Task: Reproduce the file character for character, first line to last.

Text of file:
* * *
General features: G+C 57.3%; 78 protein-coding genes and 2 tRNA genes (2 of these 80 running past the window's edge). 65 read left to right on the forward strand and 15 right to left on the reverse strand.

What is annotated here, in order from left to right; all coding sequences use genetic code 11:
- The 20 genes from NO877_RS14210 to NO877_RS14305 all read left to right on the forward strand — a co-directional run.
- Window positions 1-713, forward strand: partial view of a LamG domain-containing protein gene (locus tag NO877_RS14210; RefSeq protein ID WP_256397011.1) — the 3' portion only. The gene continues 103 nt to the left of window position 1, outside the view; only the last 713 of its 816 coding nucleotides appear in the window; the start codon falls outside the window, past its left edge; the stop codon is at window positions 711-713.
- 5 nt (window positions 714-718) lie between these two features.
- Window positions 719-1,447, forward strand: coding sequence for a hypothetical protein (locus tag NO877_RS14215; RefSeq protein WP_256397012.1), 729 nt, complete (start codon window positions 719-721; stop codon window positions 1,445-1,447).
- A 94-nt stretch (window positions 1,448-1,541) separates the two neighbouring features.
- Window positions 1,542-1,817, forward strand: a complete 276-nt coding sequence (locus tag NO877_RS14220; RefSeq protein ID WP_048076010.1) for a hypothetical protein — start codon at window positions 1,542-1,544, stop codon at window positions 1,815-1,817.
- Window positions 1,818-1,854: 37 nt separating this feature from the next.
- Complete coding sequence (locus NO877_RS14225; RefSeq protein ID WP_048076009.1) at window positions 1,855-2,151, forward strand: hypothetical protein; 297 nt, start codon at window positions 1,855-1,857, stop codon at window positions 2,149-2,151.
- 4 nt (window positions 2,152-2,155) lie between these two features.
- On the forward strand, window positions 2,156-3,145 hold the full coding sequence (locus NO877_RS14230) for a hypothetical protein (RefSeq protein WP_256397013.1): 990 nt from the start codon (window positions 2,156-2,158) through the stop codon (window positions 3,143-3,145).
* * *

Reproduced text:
General features: G+C 57.3%; 78 protein-coding genes and 2 tRNA genes (2 of these 80 running past the window's edge). 65 read left to right on the forward strand and 15 right to left on the reverse strand.

What is annotated here, in order from left to right; all coding sequences use genetic code 11:
- The 20 genes from NO877_RS14210 to NO877_RS14305 all read left to right on the forward strand — a co-directional run.
- Window positions 1-713, forward strand: partial view of a LamG domain-containing protein gene (locus tag NO877_RS14210; RefSeq protein ID WP_256397011.1) — the 3' portion only. The gene continues 103 nt to the left of window position 1, outside the view; only the last 713 of its 816 coding nucleotides appear in the window; the start codon falls outside the window, past its left edge; the stop codon is at window positions 711-713.
- 5 nt (window positions 714-718) lie between these two features.
- Window positions 719-1,447, forward strand: coding sequence for a hypothetical protein (locus tag NO877_RS14215; RefSeq protein WP_256397012.1), 729 nt, complete (start codon window positions 719-721; stop codon window positions 1,445-1,447).
- A 94-nt stretch (window positions 1,448-1,541) separates the two neighbouring features.
- Window positions 1,542-1,817, forward strand: a complete 276-nt coding sequence (locus tag NO877_RS14220; RefSeq protein ID WP_048076010.1) for a hypothetical protein — start codon at window positions 1,542-1,544, stop codon at window positions 1,815-1,817.
- Window positions 1,818-1,854: 37 nt separating this feature from the next.
- Complete coding sequence (locus NO877_RS14225; RefSeq protein ID WP_048076009.1) at window positions 1,855-2,151, forward strand: hypothetical protein; 297 nt, start codon at window positions 1,855-1,857, stop codon at window positions 2,149-2,151.
- 4 nt (window positions 2,152-2,155) lie between these two features.
- On the forward strand, window positions 2,156-3,145 hold the full coding sequence (locus NO877_RS14230) for a hypothetical protein (RefSeq protein WP_256397013.1): 990 nt from the start codon (window positions 2,156-2,158) through the stop codon (window positions 3,143-3,145).